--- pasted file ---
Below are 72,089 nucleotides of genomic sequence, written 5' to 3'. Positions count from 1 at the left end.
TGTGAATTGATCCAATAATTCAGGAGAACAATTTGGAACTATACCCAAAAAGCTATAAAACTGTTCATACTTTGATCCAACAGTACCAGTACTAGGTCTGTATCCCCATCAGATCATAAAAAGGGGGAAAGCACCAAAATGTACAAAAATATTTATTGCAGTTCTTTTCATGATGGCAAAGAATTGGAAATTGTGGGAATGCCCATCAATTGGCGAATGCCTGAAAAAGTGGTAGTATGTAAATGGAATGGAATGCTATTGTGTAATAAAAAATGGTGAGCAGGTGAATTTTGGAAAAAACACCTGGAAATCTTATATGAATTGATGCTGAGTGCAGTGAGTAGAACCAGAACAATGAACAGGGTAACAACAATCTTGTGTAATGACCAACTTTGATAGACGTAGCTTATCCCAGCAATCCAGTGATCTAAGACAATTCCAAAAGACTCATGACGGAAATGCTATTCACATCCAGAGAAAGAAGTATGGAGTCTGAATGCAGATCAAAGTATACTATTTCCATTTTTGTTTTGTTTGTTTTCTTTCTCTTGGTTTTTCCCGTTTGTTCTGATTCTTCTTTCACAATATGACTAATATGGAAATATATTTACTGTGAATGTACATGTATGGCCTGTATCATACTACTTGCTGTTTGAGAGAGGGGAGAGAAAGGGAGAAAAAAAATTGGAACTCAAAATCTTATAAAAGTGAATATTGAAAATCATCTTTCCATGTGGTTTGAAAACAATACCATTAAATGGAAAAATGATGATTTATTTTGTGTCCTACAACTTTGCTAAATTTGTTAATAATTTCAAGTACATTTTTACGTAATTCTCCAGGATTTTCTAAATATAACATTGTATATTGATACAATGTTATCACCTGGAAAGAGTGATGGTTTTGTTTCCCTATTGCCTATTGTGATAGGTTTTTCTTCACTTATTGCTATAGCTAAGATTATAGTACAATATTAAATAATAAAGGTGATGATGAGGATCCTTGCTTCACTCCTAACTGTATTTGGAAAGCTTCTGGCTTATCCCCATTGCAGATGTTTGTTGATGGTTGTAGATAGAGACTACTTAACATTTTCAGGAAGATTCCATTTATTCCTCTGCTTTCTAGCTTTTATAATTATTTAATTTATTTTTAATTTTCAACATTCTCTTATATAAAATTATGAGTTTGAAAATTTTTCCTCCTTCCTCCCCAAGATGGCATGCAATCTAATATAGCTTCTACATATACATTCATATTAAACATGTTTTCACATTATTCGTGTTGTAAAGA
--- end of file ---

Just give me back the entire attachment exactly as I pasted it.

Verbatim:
Below are 72,089 nucleotides of genomic sequence, written 5' to 3'. Positions count from 1 at the left end.
TGTGAATTGATCCAATAATTCAGGAGAACAATTTGGAACTATACCCAAAAAGCTATAAAACTGTTCATACTTTGATCCAACAGTACCAGTACTAGGTCTGTATCCCCATCAGATCATAAAAAGGGGGAAAGCACCAAAATGTACAAAAATATTTATTGCAGTTCTTTTCATGATGGCAAAGAATTGGAAATTGTGGGAATGCCCATCAATTGGCGAATGCCTGAAAAAGTGGTAGTATGTAAATGGAATGGAATGCTATTGTGTAATAAAAAATGGTGAGCAGGTGAATTTTGGAAAAAACACCTGGAAATCTTATATGAATTGATGCTGAGTGCAGTGAGTAGAACCAGAACAATGAACAGGGTAACAACAATCTTGTGTAATGACCAACTTTGATAGACGTAGCTTATCCCAGCAATCCAGTGATCTAAGACAATTCCAAAAGACTCATGACGGAAATGCTATTCACATCCAGAGAAAGAAGTATGGAGTCTGAATGCAGATCAAAGTATACTATTTCCATTTTTGTTTTGTTTGTTTTCTTTCTCTTGGTTTTTCCCGTTTGTTCTGATTCTTCTTTCACAATATGACTAATATGGAAATATATTTACTGTGAATGTACATGTATGGCCTGTATCATACTACTTGCTGTTTGAGAGAGGGGAGAGAAAGGGAGAAAAAAAATTGGAACTCAAAATCTTATAAAAGTGAATATTGAAAATCATCTTTCCATGTGGTTTGAAAACAATACCATTAAATGGAAAAATGATGATTTATTTTGTGTCCTACAACTTTGCTAAATTTGTTAATAATTTCAAGTACATTTTTACGTAATTCTCCAGGATTTTCTAAATATAACATTGTATATTGATACAATGTTATCACCTGGAAAGAGTGATGGTTTTGTTTCCCTATTGCCTATTGTGATAGGTTTTTCTTCACTTATTGCTATAGCTAAGATTATAGTACAATATTAAATAATAAAGGTGATGATGAGGATCCTTGCTTCACTCCTAACTGTATTTGGAAAGCTTCTGGCTTATCCCCATTGCAGATGTTTGTTGATGGTTGTAGATAGAGACTACTTAACATTTTCAGGAAGATTCCATTTATTCCTCTGCTTTCTAGCTTTTATAATTATTTAATTTATTTTTAATTTTCAACATTCTCTTATATAAAATTATGAGTTTGAAAATTTTTCCTCCTTCCTCCCCAAGATGGCATGCAATCTAATATAGCTTCTACATATACATTCATATTAAACATGTTTTCACATTATTCGTGTTGTAAAGA